So what is it that makes Guerlain Iris Ganache so memorable and desirable? Perfumes in the floral-gourmand (Flormand? Glormal?) Category had been done previously; Maitre Parfumeur Et Gantier’s Secrète Datura in 1992, Annick Goutal’s Eau De Charlotte in 1982 among others. Perhaps it was the idea of such a highly visible perfume house as Guerlain producing a floral gourmand using two such extraordinary talents as Sylvaine Delacourte and Thierry Wasser. In other words the “right place/right time” syndrome culminating in what we would now call “A perfect storm” in fragrance creation. Fast forward 10 years and the re-emergence of Guerlain Iris Ganache 2018 version even in its VERY limited EU release, has whipped up the fragrance community into a veritable lather, and the bottles are flying off the shelf almost as soon as they’re put up. Are the two versions similar? Iris Ganache 2007 and Guerlain Iris Ganache 2018 are twin siblings of different parents, two sides of the same coin, yin and yang, winter and summer. Both equally breathtakingly beautiful, both replete with healthy doses of Guerlain DNA, both masterfully blended using top-notch ingredients, and both a perfect example of the ultimate expression in the Oriental-woody-floral-gourmand genre. Like many pairs of twins you only see the differences when they’re standing side by side.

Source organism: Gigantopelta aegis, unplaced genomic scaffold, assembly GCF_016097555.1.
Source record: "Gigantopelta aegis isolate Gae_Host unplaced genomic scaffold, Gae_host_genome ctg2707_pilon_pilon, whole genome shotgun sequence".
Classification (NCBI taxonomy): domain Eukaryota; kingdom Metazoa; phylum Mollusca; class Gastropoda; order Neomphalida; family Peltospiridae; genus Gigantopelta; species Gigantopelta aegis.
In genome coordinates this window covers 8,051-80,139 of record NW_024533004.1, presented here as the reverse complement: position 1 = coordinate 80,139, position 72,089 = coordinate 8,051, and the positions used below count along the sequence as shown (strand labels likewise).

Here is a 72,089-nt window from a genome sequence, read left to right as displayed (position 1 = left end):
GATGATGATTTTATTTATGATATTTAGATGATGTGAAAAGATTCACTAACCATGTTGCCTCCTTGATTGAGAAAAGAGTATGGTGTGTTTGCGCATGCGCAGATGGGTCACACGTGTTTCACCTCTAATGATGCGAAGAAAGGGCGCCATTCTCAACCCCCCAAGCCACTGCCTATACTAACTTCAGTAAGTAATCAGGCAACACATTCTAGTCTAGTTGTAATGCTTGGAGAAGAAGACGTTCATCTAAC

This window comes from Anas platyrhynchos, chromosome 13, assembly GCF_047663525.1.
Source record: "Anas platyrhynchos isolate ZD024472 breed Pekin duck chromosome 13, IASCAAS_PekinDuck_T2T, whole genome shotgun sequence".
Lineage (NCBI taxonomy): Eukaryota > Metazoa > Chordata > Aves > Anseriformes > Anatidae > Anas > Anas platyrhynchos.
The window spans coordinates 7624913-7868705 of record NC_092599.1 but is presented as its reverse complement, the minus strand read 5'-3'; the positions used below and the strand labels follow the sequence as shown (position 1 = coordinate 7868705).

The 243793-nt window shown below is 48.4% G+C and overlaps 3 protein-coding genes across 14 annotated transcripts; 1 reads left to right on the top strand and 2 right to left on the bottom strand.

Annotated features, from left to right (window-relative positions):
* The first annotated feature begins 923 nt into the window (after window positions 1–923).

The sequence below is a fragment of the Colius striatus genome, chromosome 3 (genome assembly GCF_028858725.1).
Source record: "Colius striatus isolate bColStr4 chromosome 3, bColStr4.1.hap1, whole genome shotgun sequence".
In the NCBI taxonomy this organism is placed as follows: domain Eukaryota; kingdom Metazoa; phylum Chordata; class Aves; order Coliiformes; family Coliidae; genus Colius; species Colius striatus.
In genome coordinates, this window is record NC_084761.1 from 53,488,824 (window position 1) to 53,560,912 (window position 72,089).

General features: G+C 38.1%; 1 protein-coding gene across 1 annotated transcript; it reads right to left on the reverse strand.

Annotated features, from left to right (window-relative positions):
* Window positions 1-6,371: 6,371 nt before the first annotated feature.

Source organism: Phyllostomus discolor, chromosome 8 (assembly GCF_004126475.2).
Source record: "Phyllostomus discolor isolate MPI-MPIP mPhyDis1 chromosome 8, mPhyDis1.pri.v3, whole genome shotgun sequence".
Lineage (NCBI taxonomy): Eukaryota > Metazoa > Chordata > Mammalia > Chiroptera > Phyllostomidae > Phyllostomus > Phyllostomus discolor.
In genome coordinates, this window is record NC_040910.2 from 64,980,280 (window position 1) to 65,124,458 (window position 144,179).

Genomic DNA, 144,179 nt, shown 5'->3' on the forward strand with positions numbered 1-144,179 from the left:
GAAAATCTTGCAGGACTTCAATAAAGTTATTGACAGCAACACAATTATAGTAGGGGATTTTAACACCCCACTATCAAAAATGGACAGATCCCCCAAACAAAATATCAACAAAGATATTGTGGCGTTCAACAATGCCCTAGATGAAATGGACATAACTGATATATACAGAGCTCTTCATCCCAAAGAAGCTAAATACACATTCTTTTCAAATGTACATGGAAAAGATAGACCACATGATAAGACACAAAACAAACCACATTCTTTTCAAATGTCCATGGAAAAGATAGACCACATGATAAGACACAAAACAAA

Guerlain Iris Ganache 2007 (Sylvaine Delacourte & Thierry Wasser): The original Iris Ganache is a classic vanilla oriental masterpiece with the gourmand addition of white chocolate and cinnamon. Ganache is defined as “A glaze, icing, sauce, or filling for pastries made from chocolate and cream.” Iris Ganache is exactly that. With a spicy bergamot opening and an amber and powdery finish, the original Guerlain Iris Ganache 2007 is a dreamscape for a winter’s night wrapping you in clouds of warmth, like a blast of floral steam from a just-opened Café or bakery door on a chilly evening. And even though it is near-perfection in any temperature, the colder temperatures really bring it to life; the heat from your skin and the ambient temperatures add a smooth and silky finish to the Iris and white chocolate that leaves you only wanting more. Iris Ganache 2007 is all about the tactile experience; rubbing your skin against warming fabrics or a bearskin rug. Unctuous and scintillating, the 2007 version is a semi-sexualized fetish worthy version of Guerlain’s L’Heure Bleuewith the pumped-up iris wafting like pheromones off your body.